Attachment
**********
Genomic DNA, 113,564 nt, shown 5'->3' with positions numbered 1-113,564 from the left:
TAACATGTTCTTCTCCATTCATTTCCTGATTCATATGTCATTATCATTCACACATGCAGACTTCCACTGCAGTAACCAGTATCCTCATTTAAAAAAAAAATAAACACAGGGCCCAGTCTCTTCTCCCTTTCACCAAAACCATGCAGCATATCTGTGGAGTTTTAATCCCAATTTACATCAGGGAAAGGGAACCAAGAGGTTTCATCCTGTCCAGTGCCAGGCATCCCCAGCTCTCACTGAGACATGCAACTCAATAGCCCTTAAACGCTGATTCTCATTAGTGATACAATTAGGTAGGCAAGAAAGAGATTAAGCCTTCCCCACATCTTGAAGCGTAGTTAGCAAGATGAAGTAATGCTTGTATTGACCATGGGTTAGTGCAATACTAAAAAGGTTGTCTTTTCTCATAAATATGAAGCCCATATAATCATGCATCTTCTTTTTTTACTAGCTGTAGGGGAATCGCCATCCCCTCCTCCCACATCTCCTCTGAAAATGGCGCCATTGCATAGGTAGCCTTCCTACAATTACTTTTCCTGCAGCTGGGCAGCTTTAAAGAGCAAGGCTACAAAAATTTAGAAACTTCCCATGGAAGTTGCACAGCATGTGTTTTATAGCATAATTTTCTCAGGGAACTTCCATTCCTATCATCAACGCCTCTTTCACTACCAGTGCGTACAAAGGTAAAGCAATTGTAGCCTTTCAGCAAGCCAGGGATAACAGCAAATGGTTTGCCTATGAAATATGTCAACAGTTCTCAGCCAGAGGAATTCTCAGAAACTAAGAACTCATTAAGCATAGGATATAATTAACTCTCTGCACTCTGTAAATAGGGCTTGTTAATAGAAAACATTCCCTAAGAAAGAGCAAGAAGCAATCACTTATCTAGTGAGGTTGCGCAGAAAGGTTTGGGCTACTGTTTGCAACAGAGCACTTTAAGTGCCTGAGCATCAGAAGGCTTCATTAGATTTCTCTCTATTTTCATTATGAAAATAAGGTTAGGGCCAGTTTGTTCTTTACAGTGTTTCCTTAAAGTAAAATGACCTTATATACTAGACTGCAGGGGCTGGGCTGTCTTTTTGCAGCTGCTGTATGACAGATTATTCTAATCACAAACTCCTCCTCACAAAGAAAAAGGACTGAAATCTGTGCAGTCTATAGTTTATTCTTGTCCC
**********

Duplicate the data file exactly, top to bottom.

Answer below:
Genomic DNA, 113,564 nt, shown 5'->3' with positions numbered 1-113,564 from the left:
TAACATGTTCTTCTCCATTCATTTCCTGATTCATATGTCATTATCATTCACACATGCAGACTTCCACTGCAGTAACCAGTATCCTCATTTAAAAAAAAAATAAACACAGGGCCCAGTCTCTTCTCCCTTTCACCAAAACCATGCAGCATATCTGTGGAGTTTTAATCCCAATTTACATCAGGGAAAGGGAACCAAGAGGTTTCATCCTGTCCAGTGCCAGGCATCCCCAGCTCTCACTGAGACATGCAACTCAATAGCCCTTAAACGCTGATTCTCATTAGTGATACAATTAGGTAGGCAAGAAAGAGATTAAGCCTTCCCCACATCTTGAAGCGTAGTTAGCAAGATGAAGTAATGCTTGTATTGACCATGGGTTAGTGCAATACTAAAAAGGTTGTCTTTTCTCATAAATATGAAGCCCATATAATCATGCATCTTCTTTTTTTACTAGCTGTAGGGGAATCGCCATCCCCTCCTCCCACATCTCCTCTGAAAATGGCGCCATTGCATAGGTAGCCTTCCTACAATTACTTTTCCTGCAGCTGGGCAGCTTTAAAGAGCAAGGCTACAAAAATTTAGAAACTTCCCATGGAAGTTGCACAGCATGTGTTTTATAGCATAATTTTCTCAGGGAACTTCCATTCCTATCATCAACGCCTCTTTCACTACCAGTGCGTACAAAGGTAAAGCAATTGTAGCCTTTCAGCAAGCCAGGGATAACAGCAAATGGTTTGCCTATGAAATATGTCAACAGTTCTCAGCCAGAGGAATTCTCAGAAACTAAGAACTCATTAAGCATAGGATATAATTAACTCTCTGCACTCTGTAAATAGGGCTTGTTAATAGAAAACATTCCCTAAGAAAGAGCAAGAAGCAATCACTTATCTAGTGAGGTTGCGCAGAAAGGTTTGGGCTACTGTTTGCAACAGAGCACTTTAAGTGCCTGAGCATCAGAAGGCTTCATTAGATTTCTCTCTATTTTCATTATGAAAATAAGGTTAGGGCCAGTTTGTTCTTTACAGTGTTTCCTTAAAGTAAAATGACCTTATATACTAGACTGCAGGGGCTGGGCTGTCTTTTTGCAGCTGCTGTATGACAGATTATTCTAATCACAAACTCCTCCTCACAAAGAAAAAGGACTGAAATCTGTGCAGTCTATAGTTTATTCTTGTCCC